The third and last book in this volume of the Lẹ́bẹ́ series is out – finally!
Now, see below for a preview:
Lanre nodded. Calculator raised the baton and brought it down, slicing the air with it.
Lanre smacked Kolo across the face with a left fist, splitting his cheek and drawing blood. Kolo swung a backhand – Lanre ducked underneath it and gave a rapid one-two punch to the side, danced backwards from an uppercut – and caught a devastating punch to the chest.
He slammed into the wall and barely threw his hands up to ward off another heavy punch. Fending off a second one with his left forearm, he delivered a punch to the jaw. It wasn’t at full strength given his position, but it was heavy enough to push Kolo back. A second one sent him staggering.
Regaining his balance, Lanre moved in on Kolo, leading with a hard right to the body and following with a two-handed blow to the head. Kolo staggered, shook his head and smiled. The crowd cheered, screaming and patting each other on the back. Lanre could hear some of them placing bets and grinned wryly.
Such was the life in prison. Live now.
A quick punch from Kolo set Lanre’s head ringing. He staggered back and spat, noting the red in his spit. He tasted blood in his mouth, and he weaved backwards, working for some space. He realized Kolo punched technically instead of relying on brute strength, a sign of his; Lanre’s training. He grinned again.
The fight was going to be tough.
Kolo threw a punch towards Lanre’s head. It looked like a feint, so he ignored it and focused on the other hand. Sure enough, his second hand flew towards Lanre’s groin and would have done considerable damage had it landed. He blocked it with his elbow, caught Kolo’s wrist, and pulled him forward into a clothesline.
The bigger man did not go down.
He bent over however, hacking and coughing, trying to get air through a bruised windpipe. As Lanre drew nearer, he suddenly rushed him about the knees and straightened, bringing Lanre crashing down on his back. He hit the floor with the back of his head and for a moment, sight and sound were stars and bells ringing.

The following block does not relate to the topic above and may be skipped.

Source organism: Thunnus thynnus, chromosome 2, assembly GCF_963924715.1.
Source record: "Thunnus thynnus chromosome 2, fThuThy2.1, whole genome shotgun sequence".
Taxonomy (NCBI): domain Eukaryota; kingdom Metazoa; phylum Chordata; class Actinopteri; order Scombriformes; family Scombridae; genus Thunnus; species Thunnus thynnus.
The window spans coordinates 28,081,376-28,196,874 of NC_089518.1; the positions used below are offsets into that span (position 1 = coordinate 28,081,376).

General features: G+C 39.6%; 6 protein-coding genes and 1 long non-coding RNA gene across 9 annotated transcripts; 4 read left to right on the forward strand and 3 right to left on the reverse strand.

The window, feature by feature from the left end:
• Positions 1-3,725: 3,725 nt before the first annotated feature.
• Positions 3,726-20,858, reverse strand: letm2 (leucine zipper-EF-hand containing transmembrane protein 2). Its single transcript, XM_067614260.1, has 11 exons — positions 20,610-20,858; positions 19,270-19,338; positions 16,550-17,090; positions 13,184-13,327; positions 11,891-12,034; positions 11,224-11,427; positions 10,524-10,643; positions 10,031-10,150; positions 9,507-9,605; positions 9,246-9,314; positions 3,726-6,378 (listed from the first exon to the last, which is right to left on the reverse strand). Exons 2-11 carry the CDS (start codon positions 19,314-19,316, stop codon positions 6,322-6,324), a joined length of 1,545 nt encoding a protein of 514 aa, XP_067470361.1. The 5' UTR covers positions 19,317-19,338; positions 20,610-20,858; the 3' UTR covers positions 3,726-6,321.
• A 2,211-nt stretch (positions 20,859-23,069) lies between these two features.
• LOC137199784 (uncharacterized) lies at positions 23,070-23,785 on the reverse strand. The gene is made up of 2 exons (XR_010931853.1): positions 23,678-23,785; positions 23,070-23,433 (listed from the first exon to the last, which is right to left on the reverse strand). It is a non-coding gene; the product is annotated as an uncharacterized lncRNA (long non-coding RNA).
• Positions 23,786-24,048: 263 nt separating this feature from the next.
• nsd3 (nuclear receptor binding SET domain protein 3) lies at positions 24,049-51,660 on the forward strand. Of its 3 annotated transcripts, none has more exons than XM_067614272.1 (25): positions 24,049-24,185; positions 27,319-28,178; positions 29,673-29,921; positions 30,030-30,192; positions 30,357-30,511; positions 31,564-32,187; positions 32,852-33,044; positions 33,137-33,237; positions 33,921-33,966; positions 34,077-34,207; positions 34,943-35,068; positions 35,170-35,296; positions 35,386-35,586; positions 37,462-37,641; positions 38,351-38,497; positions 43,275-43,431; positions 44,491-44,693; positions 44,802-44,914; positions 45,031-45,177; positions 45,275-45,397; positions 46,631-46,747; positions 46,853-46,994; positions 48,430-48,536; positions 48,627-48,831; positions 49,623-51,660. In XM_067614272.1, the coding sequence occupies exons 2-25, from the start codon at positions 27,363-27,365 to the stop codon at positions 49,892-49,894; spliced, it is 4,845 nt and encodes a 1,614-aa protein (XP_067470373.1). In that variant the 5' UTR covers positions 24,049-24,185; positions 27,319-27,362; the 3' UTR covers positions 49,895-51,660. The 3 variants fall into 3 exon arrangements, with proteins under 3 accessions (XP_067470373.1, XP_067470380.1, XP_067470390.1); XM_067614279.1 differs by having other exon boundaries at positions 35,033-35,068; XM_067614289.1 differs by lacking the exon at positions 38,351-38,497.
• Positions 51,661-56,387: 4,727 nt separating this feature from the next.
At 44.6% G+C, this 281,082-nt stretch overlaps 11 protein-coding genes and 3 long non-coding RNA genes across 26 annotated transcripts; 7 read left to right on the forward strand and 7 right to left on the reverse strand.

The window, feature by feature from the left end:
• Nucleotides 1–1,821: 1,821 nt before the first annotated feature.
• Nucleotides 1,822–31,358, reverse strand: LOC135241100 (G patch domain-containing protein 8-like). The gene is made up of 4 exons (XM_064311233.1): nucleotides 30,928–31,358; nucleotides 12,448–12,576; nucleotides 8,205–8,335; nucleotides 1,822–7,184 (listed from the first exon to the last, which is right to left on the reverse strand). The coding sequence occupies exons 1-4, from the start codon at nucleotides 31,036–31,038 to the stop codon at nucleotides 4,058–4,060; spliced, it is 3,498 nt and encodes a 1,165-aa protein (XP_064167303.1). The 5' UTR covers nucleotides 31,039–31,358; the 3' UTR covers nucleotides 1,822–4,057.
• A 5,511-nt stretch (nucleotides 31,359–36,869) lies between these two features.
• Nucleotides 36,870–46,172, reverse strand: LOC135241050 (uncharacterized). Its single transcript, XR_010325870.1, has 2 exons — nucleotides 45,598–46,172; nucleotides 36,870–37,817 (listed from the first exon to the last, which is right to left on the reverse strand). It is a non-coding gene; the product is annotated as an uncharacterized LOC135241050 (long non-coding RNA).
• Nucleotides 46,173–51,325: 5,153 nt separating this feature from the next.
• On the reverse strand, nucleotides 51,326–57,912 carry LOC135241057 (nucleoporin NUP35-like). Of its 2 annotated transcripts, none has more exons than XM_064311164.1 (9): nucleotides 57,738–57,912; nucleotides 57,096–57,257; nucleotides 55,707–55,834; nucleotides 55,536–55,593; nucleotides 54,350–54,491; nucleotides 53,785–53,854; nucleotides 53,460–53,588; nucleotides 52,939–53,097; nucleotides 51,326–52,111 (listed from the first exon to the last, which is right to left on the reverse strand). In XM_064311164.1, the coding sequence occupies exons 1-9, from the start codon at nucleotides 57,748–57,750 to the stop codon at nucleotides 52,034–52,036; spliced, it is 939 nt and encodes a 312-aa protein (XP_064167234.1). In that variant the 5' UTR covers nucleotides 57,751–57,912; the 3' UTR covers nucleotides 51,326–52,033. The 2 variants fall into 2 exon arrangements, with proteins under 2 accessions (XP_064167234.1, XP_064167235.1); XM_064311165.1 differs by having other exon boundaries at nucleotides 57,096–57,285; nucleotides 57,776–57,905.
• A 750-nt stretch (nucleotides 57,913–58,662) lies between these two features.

That moment, however brief was enough for Kolo. Sitting astride Lanre, he slammed punch after punch into the upturned face. The first one hit his left cheek, the second was knocked away, the third hit his forehead, and the fourth –
The fourth never landed.
Lanre turned his head – and Kolo slammed his hand into concrete. There was a sound of something breaking, along with Kolo’s scream. Mustering all his upper torso strength, Lanre sat up and upended Kolo. He bounced to his feet and moved back, giving the man room to stand.
“E don do you?” he asked as Kolo struggled to his knees and then, his feet, cradling his hurt hand. It was clear the hand was not joining the fight anytime soon; it was already its original size and a half.
Calculator came between the two, looked at the hand, and then at Kolo. “Can you continue?”
Click here to buy a copy of The Final Act!
Book II is finally out and ready to hit your hands…well, technically, your devices which you hold in your hands!
So…I’m not crazy.
If you’ve been here with me before, thank you. You can buy Lẹ́bẹ́ Book II: Second Strike here: Second Strike.
If this is your first time, WELCOME. Check out Lẹ́bẹ́: The Series here: The Series.
And here’s a small taster from Book II: Second Strike: